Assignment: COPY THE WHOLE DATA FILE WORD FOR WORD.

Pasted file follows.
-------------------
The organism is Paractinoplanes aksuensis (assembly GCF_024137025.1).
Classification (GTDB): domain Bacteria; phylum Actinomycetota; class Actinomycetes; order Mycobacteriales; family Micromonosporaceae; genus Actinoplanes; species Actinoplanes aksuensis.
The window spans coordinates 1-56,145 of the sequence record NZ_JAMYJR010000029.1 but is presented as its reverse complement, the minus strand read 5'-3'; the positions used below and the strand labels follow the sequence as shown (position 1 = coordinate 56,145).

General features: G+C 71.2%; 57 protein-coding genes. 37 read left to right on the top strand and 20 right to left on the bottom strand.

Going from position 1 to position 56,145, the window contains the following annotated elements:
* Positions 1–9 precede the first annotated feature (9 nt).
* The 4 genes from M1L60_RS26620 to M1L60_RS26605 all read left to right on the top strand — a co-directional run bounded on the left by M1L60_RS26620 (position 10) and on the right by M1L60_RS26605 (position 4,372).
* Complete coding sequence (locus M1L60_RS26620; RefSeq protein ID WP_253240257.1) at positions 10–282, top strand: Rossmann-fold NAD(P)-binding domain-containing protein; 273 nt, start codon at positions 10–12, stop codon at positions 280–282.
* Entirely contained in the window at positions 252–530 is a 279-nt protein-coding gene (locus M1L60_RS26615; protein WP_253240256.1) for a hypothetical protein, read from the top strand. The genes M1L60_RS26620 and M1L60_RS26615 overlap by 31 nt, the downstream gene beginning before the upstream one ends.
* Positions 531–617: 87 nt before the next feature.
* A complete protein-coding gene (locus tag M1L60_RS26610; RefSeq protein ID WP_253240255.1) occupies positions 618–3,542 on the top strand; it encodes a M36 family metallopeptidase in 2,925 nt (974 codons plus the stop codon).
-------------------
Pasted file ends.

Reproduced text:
The organism is Paractinoplanes aksuensis (assembly GCF_024137025.1).
Classification (GTDB): domain Bacteria; phylum Actinomycetota; class Actinomycetes; order Mycobacteriales; family Micromonosporaceae; genus Actinoplanes; species Actinoplanes aksuensis.
The window spans coordinates 1-56,145 of the sequence record NZ_JAMYJR010000029.1 but is presented as its reverse complement, the minus strand read 5'-3'; the positions used below and the strand labels follow the sequence as shown (position 1 = coordinate 56,145).

General features: G+C 71.2%; 57 protein-coding genes. 37 read left to right on the top strand and 20 right to left on the bottom strand.

Going from position 1 to position 56,145, the window contains the following annotated elements:
* Positions 1–9 precede the first annotated feature (9 nt).
* The 4 genes from M1L60_RS26620 to M1L60_RS26605 all read left to right on the top strand — a co-directional run bounded on the left by M1L60_RS26620 (position 10) and on the right by M1L60_RS26605 (position 4,372).
* Complete coding sequence (locus M1L60_RS26620; RefSeq protein ID WP_253240257.1) at positions 10–282, top strand: Rossmann-fold NAD(P)-binding domain-containing protein; 273 nt, start codon at positions 10–12, stop codon at positions 280–282.
* Entirely contained in the window at positions 252–530 is a 279-nt protein-coding gene (locus M1L60_RS26615; protein WP_253240256.1) for a hypothetical protein, read from the top strand. The genes M1L60_RS26620 and M1L60_RS26615 overlap by 31 nt, the downstream gene beginning before the upstream one ends.
* Positions 531–617: 87 nt before the next feature.
* A complete protein-coding gene (locus tag M1L60_RS26610; RefSeq protein ID WP_253240255.1) occupies positions 618–3,542 on the top strand; it encodes a M36 family metallopeptidase in 2,925 nt (974 codons plus the stop codon).